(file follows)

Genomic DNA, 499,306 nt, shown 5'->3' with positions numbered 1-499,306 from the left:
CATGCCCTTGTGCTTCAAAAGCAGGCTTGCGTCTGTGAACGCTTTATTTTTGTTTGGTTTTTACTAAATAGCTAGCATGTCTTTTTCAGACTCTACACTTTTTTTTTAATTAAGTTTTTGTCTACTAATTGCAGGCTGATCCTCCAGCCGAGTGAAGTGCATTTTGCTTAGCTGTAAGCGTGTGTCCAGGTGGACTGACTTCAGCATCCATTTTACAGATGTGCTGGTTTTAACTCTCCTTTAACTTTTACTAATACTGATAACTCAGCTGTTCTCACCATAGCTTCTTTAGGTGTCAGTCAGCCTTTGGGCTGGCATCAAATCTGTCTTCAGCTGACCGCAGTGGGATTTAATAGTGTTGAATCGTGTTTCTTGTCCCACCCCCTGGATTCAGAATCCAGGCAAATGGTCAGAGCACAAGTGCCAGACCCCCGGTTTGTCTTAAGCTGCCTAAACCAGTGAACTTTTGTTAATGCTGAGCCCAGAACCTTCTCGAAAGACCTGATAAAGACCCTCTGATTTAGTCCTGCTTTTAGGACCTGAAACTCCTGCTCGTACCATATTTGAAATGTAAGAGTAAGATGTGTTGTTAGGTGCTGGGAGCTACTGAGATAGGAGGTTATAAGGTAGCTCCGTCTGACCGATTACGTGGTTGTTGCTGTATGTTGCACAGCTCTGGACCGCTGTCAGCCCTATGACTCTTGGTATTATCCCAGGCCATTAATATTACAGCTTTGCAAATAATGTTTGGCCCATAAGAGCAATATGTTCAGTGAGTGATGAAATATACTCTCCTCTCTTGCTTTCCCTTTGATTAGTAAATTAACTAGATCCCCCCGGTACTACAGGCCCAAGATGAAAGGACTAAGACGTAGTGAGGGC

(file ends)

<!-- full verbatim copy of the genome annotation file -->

Genomic DNA, 499,306 nt, shown 5'->3' with positions numbered 1-499,306 from the left:
CATGCCCTTGTGCTTCAAAAGCAGGCTTGCGTCTGTGAACGCTTTATTTTTGTTTGGTTTTTACTAAATAGCTAGCATGTCTTTTTCAGACTCTACACTTTTTTTTTAATTAAGTTTTTGTCTACTAATTGCAGGCTGATCCTCCAGCCGAGTGAAGTGCATTTTGCTTAGCTGTAAGCGTGTGTCCAGGTGGACTGACTTCAGCATCCATTTTACAGATGTGCTGGTTTTAACTCTCCTTTAACTTTTACTAATACTGATAACTCAGCTGTTCTCACCATAGCTTCTTTAGGTGTCAGTCAGCCTTTGGGCTGGCATCAAATCTGTCTTCAGCTGACCGCAGTGGGATTTAATAGTGTTGAATCGTGTTTCTTGTCCCACCCCCTGGATTCAGAATCCAGGCAAATGGTCAGAGCACAAGTGCCAGACCCCCGGTTTGTCTTAAGCTGCCTAAACCAGTGAACTTTTGTTAATGCTGAGCCCAGAACCTTCTCGAAAGACCTGATAAAGACCCTCTGATTTAGTCCTGCTTTTAGGACCTGAAACTCCTGCTCGTACCATATTTGAAATGTAAGAGTAAGATGTGTTGTTAGGTGCTGGGAGCTACTGAGATAGGAGGTTATAAGGTAGCTCCGTCTGACCGATTACGTGGTTGTTGCTGTATGTTGCACAGCTCTGGACCGCTGTCAGCCCTATGACTCTTGGTATTATCCCAGGCCATTAATATTACAGCTTTGCAAATAATGTTTGGCCCATAAGAGCAATATGTTCAGTGAGTGATGAAATATACTCTCCTCTCTTGCTTTCCCTTTGATTAGTAAATTAACTAGATCCCCCCGGTACTACAGGCCCAAGATGAAAGGACTAAGACGTAGTGAGGGC